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Thursday, April 3, 2008

Taxes, Stimuli, and Recessions

There are three ways to stimulate an economy heading into or already in a recession: increase consumer spending, increase business investment, or increase government spending. In my opinion, government spending is by far the worst way to stimulate the economy. Government bureaucracies are notorious for being wasteful, and increasing government spending also increases the size of the bureaucracies involved. Furthermore, our economy is driven largely by the private sector. If government is leading the way in stimulating the economy, our economy will then become more dependent on it for further stimulus.

Stimulating consumer spending and business investment can be done through several means. On the monetary side, when the Fed lowers interest rates, it hopes to spark either or both. On the fiscal side, the Federal government lowers taxes to stimulate each. In order to stimulate consumer spending, the government normally lowers income taxes which of course leaves consumers with more of the money they earn. (which the government then hopes they will spend) In order to stimulate, business investment the most likely tax to lower is the capital gains tax.

This brings me to the current debate regarding the current economic slowdown. Now, I am on record saying that the only stimulus we need is to simply make the Bush tax cuts permanent. Without using those exact words, John McCain has largely the same perception as me.

The Democrats on the other hand see stimulus in a much more complicated manner. Here is what Barack Obama recently said about capital gains taxes...

Currently, the capital gains tax rate is 15 percent.

"When I talk to people like Warren Buffett, or others, and I ask them, you know, how much of a difference is it going to be if it’s 20 or 25 percent, they say, ‘Look, if it’s within that range then it’s not going to distort, I think, economic decision making,” said Obama in an interview on March 27 on CNBC’s Closing Bell program.

Hillary Clinton, as well as most Dems, also favors raising the capital gains tax. Furthermore, the Democrats also favor raising the income tax of the highest tax bracket at least. The problem is that raising income taxes on the wealthy in the beginning of a recession was tried once before: 1930

Hoover, “undid the Calvin Coolidge-Andrew Mellon tax cuts, raising the top marginal income-tax rate to 63% from 25%” and there fore, “the recession became a Depression.”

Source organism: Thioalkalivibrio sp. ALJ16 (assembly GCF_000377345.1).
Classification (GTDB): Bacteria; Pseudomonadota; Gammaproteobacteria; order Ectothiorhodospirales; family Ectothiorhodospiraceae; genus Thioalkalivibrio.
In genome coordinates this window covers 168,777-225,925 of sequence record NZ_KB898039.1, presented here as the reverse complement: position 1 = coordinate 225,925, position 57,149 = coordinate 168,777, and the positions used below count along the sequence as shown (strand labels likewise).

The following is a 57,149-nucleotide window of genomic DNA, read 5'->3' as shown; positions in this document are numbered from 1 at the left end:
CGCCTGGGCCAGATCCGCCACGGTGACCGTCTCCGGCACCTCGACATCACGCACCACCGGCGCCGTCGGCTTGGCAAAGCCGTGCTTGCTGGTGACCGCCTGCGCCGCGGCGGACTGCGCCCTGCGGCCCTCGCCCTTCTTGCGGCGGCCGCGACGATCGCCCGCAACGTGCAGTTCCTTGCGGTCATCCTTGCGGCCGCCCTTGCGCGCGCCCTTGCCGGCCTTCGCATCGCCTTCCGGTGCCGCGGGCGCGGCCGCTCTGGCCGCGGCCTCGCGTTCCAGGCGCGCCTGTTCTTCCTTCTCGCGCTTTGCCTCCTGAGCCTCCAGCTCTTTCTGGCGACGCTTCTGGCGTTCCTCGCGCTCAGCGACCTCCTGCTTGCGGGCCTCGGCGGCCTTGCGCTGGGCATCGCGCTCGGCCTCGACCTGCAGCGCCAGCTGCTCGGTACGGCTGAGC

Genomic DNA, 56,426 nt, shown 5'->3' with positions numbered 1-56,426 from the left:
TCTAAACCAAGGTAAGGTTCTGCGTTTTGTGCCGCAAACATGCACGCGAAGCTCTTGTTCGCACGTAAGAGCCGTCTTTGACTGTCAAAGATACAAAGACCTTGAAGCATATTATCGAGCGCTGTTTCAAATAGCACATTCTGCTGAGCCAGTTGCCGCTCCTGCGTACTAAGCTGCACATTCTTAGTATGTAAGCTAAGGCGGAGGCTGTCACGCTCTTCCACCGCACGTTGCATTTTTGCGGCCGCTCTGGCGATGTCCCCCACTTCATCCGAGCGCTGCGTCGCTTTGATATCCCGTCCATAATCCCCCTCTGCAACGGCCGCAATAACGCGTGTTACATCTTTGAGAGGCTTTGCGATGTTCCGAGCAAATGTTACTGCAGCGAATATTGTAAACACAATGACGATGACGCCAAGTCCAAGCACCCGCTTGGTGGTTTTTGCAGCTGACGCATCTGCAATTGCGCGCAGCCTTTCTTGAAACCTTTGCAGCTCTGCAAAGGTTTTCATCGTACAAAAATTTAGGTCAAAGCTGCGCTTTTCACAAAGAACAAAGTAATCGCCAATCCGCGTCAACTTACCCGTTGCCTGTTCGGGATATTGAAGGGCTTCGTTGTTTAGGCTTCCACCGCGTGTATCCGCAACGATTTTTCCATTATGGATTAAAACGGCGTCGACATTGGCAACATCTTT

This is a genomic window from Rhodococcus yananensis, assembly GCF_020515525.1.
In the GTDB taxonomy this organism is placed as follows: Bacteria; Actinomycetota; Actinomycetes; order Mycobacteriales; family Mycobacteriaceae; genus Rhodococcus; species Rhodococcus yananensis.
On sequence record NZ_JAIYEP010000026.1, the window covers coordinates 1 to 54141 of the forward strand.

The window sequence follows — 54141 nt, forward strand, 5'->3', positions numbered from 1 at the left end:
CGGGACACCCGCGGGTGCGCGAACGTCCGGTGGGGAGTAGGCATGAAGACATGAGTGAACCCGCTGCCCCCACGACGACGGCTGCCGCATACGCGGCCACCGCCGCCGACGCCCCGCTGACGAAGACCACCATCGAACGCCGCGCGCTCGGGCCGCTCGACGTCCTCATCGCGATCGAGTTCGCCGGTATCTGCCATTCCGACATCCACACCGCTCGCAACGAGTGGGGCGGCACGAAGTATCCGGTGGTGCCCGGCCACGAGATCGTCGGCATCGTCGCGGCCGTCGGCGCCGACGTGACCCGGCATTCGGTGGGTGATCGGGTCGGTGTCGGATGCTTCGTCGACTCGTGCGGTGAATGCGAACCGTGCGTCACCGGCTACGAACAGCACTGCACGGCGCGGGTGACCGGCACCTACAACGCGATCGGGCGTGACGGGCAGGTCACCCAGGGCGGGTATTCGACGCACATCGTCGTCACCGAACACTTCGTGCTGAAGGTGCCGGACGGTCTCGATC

These tax increases will be combined with significant government spending. Here are some of the spending proposals that Obama has proposed.

Obama's investment would be over 10 years as part of two programs. The larger is $150 billion to create 5 million so-called "green collar" jobs to develop more environmentally friendly energy sources.

Sixty billion would go to a National Infrastructure Reinvestment Bank to rebuild highways, bridges, airports and other public projects. Obama estimated that could generate nearly 2 million jobs, many of them in the construction industry that's been hit by the housing crisis.

Hillary Clinton proposes to spend somewhere in the neighborhood of 100 billion dollars to create jobs.

Now, it is ludicrous on any sort of logical policy level to ever simultaneously lament a weakening economy and also propose billions of dollars in tax increase. Going through three weeks of economics' classes will teach anyone how counter productive that is. Of course, I don't believe that policy has anything to do with these proposals, but rather this is part of a larger and evolving campaign of class warfare.

Capital gains taxes are largely perceived as those that wealthy and businesses pay. The highest tax bracket speaks for itself. The spending the Democrats plan on can be perceived as favoring the middle class. Whether or not this is a good political strategy remains to be seen. On policy, this is an unmitigated disaster. The Democrats would have us stunt two of the three stimulu while aggressively increasing government spending, the worst stimuli by far. What this will create is an economy nearly totally dependent on government spending.

1 comment:

Anonymous said...

It is indeed a case of class warfare! When the Dems realize that a policy of redistributing wealth is just another form of stealing, then they'll back away from this economic cliff we face. Sad thing is, how many times does it take? How many examples are needed? I suppose the economics classes they take in college hinge of class warfare too, otherwise they wouldn't end up with a warped sense of entitlement!